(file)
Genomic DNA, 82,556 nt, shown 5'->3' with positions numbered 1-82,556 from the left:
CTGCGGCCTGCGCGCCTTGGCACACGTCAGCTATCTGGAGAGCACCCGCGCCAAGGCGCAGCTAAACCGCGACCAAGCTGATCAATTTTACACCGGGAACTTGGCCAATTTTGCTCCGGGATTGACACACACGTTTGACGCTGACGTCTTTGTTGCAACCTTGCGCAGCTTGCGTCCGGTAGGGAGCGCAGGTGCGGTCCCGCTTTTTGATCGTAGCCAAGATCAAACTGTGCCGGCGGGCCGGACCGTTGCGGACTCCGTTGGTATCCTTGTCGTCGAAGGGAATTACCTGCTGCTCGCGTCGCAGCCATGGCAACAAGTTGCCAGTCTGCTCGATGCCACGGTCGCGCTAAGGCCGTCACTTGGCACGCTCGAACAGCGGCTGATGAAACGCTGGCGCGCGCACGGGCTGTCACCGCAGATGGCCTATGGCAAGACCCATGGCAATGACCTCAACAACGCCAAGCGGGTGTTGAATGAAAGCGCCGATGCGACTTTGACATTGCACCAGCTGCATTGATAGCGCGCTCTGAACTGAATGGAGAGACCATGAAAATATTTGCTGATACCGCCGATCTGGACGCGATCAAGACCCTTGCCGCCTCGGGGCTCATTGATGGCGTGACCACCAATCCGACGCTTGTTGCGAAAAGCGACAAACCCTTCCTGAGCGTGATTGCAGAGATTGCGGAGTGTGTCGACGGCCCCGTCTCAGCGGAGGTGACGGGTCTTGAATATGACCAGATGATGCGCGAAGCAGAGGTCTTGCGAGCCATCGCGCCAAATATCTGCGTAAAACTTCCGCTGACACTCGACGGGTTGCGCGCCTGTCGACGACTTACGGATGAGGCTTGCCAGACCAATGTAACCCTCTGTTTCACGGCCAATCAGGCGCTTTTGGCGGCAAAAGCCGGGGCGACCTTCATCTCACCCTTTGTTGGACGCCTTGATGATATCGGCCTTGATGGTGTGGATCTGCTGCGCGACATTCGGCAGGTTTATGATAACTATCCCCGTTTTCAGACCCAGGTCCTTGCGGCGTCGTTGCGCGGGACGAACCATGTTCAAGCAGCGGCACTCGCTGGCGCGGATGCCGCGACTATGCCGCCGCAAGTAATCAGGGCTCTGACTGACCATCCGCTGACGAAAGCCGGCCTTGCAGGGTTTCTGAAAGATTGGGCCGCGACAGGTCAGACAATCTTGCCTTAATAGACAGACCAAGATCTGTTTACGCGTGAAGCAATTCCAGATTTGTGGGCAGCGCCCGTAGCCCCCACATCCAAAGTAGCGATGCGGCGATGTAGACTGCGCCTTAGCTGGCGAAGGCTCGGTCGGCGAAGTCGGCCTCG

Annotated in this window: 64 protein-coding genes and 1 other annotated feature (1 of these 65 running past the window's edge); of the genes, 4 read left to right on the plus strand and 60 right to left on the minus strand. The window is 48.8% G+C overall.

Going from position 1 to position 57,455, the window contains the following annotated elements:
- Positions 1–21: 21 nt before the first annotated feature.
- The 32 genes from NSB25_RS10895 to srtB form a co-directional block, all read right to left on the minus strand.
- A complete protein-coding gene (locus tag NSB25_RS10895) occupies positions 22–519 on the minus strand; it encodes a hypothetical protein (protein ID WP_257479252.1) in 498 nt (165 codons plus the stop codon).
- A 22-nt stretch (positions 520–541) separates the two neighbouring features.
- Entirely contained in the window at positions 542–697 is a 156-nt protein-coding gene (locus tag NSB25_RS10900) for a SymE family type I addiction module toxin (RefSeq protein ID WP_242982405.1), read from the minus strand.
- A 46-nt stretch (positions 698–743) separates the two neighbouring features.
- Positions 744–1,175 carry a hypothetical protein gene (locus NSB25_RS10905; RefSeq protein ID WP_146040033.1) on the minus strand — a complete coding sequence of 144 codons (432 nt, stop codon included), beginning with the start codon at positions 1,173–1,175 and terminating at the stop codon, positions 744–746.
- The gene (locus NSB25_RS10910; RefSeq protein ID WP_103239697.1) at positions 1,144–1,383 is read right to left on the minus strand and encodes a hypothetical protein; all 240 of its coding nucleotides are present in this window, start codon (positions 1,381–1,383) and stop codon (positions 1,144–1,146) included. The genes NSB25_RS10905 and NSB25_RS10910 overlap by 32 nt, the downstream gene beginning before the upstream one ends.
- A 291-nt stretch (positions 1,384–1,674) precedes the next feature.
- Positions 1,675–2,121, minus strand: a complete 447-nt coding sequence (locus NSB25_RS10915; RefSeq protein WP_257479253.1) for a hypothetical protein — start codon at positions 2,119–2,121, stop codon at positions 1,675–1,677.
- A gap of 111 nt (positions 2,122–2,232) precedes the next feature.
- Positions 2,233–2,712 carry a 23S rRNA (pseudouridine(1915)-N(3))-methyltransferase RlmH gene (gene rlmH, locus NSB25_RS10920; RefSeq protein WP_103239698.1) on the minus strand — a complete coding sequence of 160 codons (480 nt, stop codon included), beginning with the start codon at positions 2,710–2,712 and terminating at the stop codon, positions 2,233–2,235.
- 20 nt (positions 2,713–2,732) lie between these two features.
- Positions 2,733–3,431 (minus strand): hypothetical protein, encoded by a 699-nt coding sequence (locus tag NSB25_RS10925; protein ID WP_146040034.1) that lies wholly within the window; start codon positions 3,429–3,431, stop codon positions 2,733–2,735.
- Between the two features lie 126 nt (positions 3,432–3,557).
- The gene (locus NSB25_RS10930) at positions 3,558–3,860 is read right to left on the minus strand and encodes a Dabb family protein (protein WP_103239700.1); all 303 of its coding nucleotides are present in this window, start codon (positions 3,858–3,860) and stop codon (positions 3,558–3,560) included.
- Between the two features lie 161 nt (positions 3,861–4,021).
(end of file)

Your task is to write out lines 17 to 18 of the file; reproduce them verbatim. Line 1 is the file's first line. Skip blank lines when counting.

- 20 nt (positions 2,713–2,732) lie between these two features.
- Positions 2,733–3,431 (minus strand): hypothetical protein, encoded by a 699-nt coding sequence (locus tag NSB25_RS10925; protein ID WP_146040034.1) that lies wholly within the window; start codon positions 3,429–3,431, stop codon positions 2,733–2,735.